The following Letters, the copies of which are in the possession of our Publisher Mr. Pickering, it is believed have never been printed before. They were written by the Founder of Pennsylvania, only two years after the first plantation of that rapidly formed and very successful Colony. The Earl of Sunderland, to whom the first is addressed, was the Secretary of State, having been restored to that post Jan. 31, 1682-3, a circumstance to which William Penn alludes in the early part of his letter. My Noble Friend,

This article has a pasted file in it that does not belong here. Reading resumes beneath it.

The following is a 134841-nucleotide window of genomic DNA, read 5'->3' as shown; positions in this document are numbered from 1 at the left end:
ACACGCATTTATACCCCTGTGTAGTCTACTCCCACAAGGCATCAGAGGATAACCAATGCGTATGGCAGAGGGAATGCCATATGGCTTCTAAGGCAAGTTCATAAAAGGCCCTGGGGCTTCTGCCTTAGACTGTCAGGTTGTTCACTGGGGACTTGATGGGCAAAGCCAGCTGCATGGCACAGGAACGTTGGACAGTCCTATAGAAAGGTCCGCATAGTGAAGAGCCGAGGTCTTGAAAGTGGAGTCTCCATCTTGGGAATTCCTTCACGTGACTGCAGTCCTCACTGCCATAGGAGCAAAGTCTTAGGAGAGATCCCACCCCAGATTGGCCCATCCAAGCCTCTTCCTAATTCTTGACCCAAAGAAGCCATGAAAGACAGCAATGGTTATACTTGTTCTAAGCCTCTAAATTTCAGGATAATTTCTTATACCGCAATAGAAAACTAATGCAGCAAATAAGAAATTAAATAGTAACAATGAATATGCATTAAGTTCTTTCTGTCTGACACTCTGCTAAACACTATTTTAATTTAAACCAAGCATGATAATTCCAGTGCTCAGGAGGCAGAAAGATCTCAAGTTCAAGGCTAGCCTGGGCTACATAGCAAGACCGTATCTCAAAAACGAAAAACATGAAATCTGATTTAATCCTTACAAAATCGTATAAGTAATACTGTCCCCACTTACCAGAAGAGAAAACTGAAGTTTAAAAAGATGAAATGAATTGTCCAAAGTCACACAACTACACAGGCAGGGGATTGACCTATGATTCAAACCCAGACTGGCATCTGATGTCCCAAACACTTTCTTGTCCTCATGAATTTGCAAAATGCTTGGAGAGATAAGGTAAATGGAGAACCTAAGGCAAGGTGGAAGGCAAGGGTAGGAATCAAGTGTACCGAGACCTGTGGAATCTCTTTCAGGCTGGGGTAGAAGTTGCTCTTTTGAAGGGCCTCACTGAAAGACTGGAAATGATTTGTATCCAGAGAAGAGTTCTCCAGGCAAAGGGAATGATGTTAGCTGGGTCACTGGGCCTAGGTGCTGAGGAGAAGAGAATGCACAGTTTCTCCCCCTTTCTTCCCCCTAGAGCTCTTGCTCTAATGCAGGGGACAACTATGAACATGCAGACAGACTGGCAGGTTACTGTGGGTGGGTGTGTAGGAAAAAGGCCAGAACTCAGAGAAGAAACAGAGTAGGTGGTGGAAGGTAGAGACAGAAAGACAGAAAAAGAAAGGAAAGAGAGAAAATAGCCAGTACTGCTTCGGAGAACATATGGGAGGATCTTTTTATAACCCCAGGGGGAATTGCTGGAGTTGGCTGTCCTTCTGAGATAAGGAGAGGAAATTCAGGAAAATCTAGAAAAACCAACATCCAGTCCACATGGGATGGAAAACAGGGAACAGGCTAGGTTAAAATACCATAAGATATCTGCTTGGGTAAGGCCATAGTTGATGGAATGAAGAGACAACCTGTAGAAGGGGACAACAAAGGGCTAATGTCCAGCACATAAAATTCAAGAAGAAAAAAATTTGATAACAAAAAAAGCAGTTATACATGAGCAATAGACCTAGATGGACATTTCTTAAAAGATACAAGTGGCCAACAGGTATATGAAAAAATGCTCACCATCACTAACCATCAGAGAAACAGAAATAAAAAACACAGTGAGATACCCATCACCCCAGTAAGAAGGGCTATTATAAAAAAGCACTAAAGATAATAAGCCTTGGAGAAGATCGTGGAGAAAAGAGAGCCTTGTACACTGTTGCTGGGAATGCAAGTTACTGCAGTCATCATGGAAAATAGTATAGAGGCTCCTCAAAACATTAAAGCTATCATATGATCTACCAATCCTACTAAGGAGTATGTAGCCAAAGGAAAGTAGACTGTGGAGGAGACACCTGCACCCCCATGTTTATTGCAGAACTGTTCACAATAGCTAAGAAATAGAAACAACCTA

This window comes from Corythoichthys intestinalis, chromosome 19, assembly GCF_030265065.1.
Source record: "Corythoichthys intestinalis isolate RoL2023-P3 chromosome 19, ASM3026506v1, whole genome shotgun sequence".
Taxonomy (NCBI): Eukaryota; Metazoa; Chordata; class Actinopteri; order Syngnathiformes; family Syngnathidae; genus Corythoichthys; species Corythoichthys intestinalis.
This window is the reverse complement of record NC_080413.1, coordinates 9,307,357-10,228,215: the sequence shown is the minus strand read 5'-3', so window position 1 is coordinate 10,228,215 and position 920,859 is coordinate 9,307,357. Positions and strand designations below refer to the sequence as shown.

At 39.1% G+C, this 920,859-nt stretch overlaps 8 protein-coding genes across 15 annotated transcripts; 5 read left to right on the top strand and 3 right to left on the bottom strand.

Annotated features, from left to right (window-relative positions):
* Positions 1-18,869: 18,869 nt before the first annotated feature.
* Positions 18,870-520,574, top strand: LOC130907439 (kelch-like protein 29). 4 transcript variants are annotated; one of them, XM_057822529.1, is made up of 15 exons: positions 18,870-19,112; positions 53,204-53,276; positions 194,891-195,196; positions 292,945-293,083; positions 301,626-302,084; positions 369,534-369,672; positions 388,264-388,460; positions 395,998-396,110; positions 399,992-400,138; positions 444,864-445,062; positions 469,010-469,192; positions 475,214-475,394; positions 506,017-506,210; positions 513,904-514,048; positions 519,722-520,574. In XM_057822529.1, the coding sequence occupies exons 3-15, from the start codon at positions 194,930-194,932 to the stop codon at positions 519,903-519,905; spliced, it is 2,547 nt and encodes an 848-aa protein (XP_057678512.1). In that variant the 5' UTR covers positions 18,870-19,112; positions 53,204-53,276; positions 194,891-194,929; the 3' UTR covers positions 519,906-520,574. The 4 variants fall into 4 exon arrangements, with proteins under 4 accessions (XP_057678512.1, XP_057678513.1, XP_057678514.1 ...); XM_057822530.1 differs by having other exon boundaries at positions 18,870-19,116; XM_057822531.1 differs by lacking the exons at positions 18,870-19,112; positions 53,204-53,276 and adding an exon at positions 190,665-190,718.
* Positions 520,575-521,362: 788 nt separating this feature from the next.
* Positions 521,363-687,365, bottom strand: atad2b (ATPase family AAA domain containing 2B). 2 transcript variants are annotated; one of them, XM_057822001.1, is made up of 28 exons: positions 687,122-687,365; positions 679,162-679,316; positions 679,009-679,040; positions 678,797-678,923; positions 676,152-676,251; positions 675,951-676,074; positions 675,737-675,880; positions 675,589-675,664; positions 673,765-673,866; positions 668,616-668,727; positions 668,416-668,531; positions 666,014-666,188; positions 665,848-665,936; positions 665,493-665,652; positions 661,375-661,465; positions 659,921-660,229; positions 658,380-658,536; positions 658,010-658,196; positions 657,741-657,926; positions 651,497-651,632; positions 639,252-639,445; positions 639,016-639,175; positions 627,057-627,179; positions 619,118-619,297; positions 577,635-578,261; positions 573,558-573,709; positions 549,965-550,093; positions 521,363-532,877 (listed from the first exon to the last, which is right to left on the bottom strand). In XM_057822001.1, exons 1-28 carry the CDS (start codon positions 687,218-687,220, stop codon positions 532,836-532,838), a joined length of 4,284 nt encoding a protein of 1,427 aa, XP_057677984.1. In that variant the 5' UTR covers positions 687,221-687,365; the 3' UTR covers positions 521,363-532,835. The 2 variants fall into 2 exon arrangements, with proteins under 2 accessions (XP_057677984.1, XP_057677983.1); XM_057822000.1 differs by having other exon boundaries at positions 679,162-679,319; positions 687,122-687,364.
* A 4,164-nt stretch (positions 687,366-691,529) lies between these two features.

Philadelphia, 28. 5mo July, 1683. It is an unhappiness incident to great men, to be troubled with the respects of the small folks their kindness obleidges; however, I had rather need an excuse, then be wanting of gratitude to my noble Benefactors, of which the Lord Sunderland was one of the first, in the business of my American country; and tho' I have nothing to returne but humble thanks and good wishes for all his generous favours, yet they have engaged me in a most firm resolution to embrace all occasions by which I may express my sense of them, and grati. tude to him. And being thus obleidg'd to interest myselfe in his success and prosperity, I must take leave to congratulate the happy restoration of the King's grace and favour, in which without flattery I take the freedom to say I think he has done right to the Lord Sunderland's abilitys, and his own business ; for ever since he yielded me the advantage of his acquaintance in France (a time of twenty years standing, or running rather), I have said many times to many people, I remember not to have mett a young nobleman promising a sharper and clearer judgment, and of closer and better sense ; and pardon me if I wish that this occasion may give thee time to prove it yet more abundantly to the world.